NEW YORK – The US Food and Drug Administration issued a letter on Monday alerting clinical labs and healthcare providers about two concerns related to a COVID-19 test from Thermo Fisher Scientific.
In the letter, the agency said that issues with sample processing for the Thermo Fisher Scientific TaqPath COVID-19 Combo Kit as well as with the Applied Biosystems COVID-19 Interpretive Software for the test could potentially produce inaccurate results.
Specifically, investigations of customer complaints have indicated that inadequate vortexing and centrifugation of RT-PCR reaction plates can lead to false-positive results. The firm has now updated the instructions for use to reduce the risk of inaccurate results.
In addition, interpretive software used with the test also needs to be upgraded for the most accurate reporting. The FDA said the issue is related to the assay's internal positive control and "requires laboratory staff to upgrade their software to reduce the risk of invalid, potential false negatives, or inconclusive tests and to decrease the potential need to retest."
In the letter, the FDA recommended that clinical laboratory staff and healthcare providers using the Thermo Fisher Scientific TaqPath COVID-19 Combo Kit promptly implement software updates, stop using Applied Biosystems COVID-19 Interpretive Software versions 1.2, 2.0 and 2.2, and upgrade to versions 1.3 or 2.3.
Customers will need to pass an exam and acknowledge that they reviewed information to upgrade the Applied Biosystems COVID-19 Interpretive Software, and re-registration is needed for the upgrade.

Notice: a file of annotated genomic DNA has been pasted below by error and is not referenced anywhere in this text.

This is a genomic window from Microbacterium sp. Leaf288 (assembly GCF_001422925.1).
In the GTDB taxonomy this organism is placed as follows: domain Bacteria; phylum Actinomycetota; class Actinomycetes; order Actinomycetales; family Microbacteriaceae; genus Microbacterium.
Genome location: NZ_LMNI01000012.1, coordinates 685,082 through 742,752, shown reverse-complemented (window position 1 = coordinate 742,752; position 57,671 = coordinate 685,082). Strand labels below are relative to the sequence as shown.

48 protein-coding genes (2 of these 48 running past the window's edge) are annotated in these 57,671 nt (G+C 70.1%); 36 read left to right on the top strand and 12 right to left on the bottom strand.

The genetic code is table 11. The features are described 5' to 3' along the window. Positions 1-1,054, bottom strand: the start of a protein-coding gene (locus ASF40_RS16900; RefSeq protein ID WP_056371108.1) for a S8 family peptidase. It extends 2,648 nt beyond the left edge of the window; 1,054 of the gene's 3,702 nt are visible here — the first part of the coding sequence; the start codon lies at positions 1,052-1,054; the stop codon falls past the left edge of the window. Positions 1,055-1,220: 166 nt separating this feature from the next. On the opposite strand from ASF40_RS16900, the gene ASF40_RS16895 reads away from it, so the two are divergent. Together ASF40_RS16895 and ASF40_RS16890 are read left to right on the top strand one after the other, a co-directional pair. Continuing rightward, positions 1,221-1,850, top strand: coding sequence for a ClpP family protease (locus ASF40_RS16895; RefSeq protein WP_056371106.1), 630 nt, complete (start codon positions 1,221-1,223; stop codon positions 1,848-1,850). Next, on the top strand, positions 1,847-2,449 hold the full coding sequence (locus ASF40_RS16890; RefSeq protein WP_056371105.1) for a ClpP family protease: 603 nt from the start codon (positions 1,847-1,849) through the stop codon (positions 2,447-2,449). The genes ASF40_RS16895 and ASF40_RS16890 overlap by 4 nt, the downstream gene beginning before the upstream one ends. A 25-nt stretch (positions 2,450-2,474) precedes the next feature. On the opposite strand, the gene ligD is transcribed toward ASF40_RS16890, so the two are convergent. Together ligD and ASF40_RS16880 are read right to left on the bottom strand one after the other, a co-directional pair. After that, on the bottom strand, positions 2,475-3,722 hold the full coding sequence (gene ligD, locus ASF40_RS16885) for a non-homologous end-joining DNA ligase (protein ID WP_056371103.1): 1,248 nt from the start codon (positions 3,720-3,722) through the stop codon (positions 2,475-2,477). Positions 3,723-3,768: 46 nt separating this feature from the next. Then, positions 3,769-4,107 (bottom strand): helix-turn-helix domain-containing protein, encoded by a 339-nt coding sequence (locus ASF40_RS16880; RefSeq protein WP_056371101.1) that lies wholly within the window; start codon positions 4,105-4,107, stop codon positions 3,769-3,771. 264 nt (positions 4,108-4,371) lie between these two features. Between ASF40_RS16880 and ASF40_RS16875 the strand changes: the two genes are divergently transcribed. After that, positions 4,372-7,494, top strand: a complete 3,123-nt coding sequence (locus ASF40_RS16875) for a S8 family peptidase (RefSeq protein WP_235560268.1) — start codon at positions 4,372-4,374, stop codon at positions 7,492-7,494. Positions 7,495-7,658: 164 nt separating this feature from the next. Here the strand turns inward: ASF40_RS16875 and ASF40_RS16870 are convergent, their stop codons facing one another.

Labs and healthcare providers are also encouraged to read the new IFU, and for all positive results to review the amplification curves within the instrument software for controls and patient specimens to determine whether the plate should be retested due to inadequate vortexing and centrifugation. Users should also implement routine plate level checks of the amplification curves and healthcare providers should consider positive results in combination with clinical observations, patient history, and epidemiological information, FDA said.
The agency also guided that labs and providers notify all users in their facility of the letter and report any issues to Thermo Fisher and the FDA.
Thermo Fisher's test was the second commercial diagnostic assay to be granted Emergency Use Authorization. It received US EUA in March and is also authorized in 50 other countries as of April. The EUA was expanded in May to include additional test instruments, and the firm said recently that it expects strong demand for the test and that it has capacity to manufacture 10 million assays each week.
In a statement, Thermo Fischer said it is working with the FDA to make sure that laboratory personnel understand the need for strict adherence to the instructions for use. "Our goal is that every sample is collected and tested with the high level of accuracy associated with qPCR-based tests, which are the gold standard for molecular diagnostic testing," the firm said.
The company also noted that it strongly encourages labs to participate in the training that it offers, "to make sure all workflow processes are followed," and emphasized that it provides 24-hour support for labs that are processing COVID-19 test kits.